By Brett Ratner
For a really long time, in my opinion, the bicycle industry has been plagued with some pretty tacky aesthetics. Few places has this been more apparent than in road cycling.
From paint jobs on the bike frames to the Lycra riding apparel, it seemed no design was ever complete without a swoopy stripe, loud color scheme, in-your-face logos and dated graphic elements.
These sorts of things make perfect sense in professional racing (where sponsors are fighting for precious TV time and photo ops), but for recreational riding, to me it's in poor taste.
Fortunately things seem to be changing for the better. These days there's lots of new bikes and bike gear that feature cutting edge tech, combined with understated, classic looks.
Road Holland offers cycling wear that I feel perfectly deliver these attributes. In a relatively short time (since 2009, to be exact), they've become a go-to brand for experienced, discerning cyclists who demand performance, but don't want to be a rolling billboard.
I have several friends who swear by their gear, and Road Holland has become an increasingly familiar site on centuries, weekend group rides and other events where spirited paces, longer distances...and tasty coffee stops, come with the territory.
On top of that, all their apparel is made in America. And (unlike many other high-end apparel brands) it's not obscenely priced.
For these reasons, I've had several Road Holland pieces on my personal "wish list" for awhile now. So, I was beyond thrilled when they offered The Chainlink a kit to test. Naturally, we said "yes!!!" and a few days later, an Edam Mid-Weight Long Sleeve Merino Blend Jersey and a pair of Bolsward Bib Shorts showed up.
Per my request, the kit came in my personal favorite color; black. I love my other black kits, but a problem I occasionally encounter is that they illicit the inevitable "what's with the Johnny Cash look?"
By contrast, this Road Holland jersey breaks up the black with tasteful orange and white accents, while the bib shorts offer a subtle gray gripper band just above the knee. It's the perfect amount of detail to give me the stealth vibe I'm going for without making me look like I'm on a spy mission...or about to break into a stirring rendition of Ring of Fire.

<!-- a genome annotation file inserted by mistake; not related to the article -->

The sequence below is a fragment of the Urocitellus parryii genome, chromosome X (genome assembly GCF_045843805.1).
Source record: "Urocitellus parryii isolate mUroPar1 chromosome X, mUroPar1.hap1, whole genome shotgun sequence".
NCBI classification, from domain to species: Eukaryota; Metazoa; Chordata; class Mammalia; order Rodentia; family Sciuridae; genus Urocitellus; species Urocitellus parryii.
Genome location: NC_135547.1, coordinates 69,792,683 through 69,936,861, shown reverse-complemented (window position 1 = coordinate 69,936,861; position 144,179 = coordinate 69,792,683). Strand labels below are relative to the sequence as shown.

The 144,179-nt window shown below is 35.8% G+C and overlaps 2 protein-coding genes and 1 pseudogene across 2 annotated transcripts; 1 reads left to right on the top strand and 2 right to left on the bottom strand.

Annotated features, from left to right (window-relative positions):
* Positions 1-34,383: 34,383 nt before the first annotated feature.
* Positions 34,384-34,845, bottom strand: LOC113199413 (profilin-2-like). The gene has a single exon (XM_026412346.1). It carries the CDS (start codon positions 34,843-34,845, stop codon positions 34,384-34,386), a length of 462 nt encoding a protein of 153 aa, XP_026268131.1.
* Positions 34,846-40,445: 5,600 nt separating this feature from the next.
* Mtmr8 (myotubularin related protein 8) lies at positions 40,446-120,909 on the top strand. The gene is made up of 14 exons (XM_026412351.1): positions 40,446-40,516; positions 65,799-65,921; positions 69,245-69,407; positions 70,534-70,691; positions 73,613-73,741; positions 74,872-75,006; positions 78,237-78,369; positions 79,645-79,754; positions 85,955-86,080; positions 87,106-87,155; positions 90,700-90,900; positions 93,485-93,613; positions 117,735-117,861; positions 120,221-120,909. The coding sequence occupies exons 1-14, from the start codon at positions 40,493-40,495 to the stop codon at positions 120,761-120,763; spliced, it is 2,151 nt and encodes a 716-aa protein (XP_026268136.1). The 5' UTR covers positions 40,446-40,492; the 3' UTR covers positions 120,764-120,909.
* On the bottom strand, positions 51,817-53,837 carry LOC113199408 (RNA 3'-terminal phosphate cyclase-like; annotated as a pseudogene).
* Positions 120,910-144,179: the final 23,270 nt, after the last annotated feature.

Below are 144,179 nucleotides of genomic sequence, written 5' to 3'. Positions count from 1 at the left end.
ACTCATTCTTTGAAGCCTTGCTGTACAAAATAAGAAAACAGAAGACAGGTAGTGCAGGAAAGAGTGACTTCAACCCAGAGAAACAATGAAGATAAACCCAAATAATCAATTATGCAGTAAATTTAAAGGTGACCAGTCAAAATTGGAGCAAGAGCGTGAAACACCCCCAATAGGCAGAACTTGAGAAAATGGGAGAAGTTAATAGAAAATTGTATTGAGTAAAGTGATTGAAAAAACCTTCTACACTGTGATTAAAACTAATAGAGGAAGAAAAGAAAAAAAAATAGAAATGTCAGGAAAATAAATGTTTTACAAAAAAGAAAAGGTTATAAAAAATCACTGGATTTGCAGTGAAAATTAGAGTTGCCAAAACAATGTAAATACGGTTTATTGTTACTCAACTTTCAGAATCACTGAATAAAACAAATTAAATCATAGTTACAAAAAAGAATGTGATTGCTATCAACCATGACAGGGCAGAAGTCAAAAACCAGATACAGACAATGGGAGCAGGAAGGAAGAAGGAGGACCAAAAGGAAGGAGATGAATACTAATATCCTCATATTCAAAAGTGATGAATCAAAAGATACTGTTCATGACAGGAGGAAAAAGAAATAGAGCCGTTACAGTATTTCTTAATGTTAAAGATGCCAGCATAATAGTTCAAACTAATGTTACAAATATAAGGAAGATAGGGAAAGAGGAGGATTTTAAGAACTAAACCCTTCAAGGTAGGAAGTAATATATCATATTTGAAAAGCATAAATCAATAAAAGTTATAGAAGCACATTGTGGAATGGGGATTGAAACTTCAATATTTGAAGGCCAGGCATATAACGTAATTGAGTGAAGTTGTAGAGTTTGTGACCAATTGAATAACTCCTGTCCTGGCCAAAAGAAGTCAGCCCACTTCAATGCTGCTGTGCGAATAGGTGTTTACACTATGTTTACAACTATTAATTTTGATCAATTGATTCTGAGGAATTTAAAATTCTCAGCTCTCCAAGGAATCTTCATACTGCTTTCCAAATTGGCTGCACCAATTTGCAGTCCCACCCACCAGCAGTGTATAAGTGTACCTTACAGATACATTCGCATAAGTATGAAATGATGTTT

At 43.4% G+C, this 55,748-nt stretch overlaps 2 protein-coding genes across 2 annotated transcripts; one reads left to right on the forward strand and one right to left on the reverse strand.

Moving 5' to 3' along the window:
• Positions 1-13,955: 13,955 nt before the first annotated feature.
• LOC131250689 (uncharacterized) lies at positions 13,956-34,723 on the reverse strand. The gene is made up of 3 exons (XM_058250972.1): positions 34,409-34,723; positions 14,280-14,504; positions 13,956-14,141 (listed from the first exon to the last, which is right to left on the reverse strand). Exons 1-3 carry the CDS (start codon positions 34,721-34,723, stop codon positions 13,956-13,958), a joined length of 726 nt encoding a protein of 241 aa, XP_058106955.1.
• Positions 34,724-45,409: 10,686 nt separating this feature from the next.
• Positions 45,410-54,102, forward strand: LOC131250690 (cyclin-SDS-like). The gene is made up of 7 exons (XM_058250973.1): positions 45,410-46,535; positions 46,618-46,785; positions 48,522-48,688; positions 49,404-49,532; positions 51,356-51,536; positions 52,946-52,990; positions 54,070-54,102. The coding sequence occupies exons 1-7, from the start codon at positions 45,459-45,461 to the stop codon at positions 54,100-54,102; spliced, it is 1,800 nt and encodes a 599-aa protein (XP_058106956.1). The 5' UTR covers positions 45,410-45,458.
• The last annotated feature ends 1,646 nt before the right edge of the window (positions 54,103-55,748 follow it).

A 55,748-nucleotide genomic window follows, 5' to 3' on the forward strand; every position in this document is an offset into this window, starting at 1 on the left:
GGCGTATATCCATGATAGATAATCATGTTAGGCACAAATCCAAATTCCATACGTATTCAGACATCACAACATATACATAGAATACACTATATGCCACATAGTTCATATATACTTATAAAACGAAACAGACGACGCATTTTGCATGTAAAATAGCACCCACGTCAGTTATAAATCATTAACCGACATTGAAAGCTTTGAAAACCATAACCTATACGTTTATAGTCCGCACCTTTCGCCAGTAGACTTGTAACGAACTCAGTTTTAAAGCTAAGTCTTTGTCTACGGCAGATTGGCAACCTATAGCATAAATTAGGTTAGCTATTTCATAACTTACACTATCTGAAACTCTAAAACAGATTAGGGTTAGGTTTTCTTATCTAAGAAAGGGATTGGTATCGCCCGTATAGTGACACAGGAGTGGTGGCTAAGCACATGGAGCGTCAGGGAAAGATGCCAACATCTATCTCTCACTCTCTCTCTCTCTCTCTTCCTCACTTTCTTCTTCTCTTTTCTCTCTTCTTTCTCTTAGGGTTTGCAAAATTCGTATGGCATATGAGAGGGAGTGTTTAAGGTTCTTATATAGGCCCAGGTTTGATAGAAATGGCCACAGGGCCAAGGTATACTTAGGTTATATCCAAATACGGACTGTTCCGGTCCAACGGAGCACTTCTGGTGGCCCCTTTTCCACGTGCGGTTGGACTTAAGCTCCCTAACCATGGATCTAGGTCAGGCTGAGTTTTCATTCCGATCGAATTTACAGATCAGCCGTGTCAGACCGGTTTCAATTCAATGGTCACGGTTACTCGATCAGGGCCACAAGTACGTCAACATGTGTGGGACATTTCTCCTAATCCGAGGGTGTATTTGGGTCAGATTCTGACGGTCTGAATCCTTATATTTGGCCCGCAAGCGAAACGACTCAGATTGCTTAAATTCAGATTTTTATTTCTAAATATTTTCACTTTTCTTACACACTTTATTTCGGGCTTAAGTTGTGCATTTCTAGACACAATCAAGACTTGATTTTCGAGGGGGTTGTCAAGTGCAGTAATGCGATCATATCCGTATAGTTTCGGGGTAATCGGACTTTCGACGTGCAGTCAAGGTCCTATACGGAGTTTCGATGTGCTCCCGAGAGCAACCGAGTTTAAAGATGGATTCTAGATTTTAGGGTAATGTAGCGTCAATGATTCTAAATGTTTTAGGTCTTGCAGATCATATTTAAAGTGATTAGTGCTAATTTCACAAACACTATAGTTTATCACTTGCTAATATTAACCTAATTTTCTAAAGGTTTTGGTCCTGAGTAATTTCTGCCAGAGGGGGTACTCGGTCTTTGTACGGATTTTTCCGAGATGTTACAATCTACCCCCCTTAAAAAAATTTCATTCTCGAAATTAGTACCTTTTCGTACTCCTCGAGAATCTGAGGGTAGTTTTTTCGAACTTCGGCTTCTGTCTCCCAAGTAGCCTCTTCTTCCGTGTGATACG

Fortunately, Road Holland's features and details are on par with their aesthetics.
The long-sleeve jersey is a wool/polyester blend that's just right for fall and spring riding weather. It's full zip too (another preference of mine). But what I mostly appreciate is the rear pocket situation.
It's got a zipper pocket, perfect for stuff you really don't want to lose, like money, keys, or a full-sized smart phone (it easily swallows up an iPhone 6 in an OtterBox Defender case). This is an especially nice feature for people who ride off-road and are worried about things tumbling off into the woods. A small band of reflective piping was sewn across the top edge of the pocket to enhance nighttime visibility. Finally, there's two large top-loading cargo pockets for stashing energy gels, a crumpled up wind vest, etc. Personally, I'm used to three smaller pockets, but I haven't thus far found two large pockets bothersome while riding, particularly with the third, zippered pocket present. The only time I could see this being an issue is if I'm needing to carry a third water bottle.
The bibs don't hit you over the head with a bunch of crazy features. They simply seem well constructed, fit correctly, the gripper bands keep things comfortably in place, and the imported Italian chamois pad does its job well. The guys at Road Holland say the pad is "...designed for extreme long distance riding...and features seamless technology for incredible comfort. Special yarns and a perforated design eliminate friction, increase air circulation, and give the pad a permanent anti-bacterial effect."
Based on my experience with the bibs thus far, I haven't noticed anything contrary to these claims.
Regarding sizing: If you are looking to purchase any pieces from Road Holland, and you generally find yourself straddling two sizes, definitely check their sizing guide. And unless you're racing in the stuff, I'd personally suggest leaning toward the larger size for comfort. I opted for the size up for our test models (in my case, a large) and they fit perfectly. In other words, nothing flapping in the breeze, but nothing uncomfortably tight, either. I consulted a friend of mine who is a regular Road Holland wearer, and he sizes up as well.
All in all, the best compliment I can give Road Holland is that (unless they ask for the items back), this kit is going to be on my heavy rotation for a long time. And those "wish list" items I've been waffling on will be among my next purchases.
Visit roadholland.com for more information.
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Brett Ratner (email@example.com) began commuting by bike in 2005. Shortly thereafter, his interest in cycling expanded to century rides, bike camping and trail riding. The competition bug bit in 2012 and nowadays he races cyclocross, track, mountain bikes, criteriums and gravel for The Bonebell.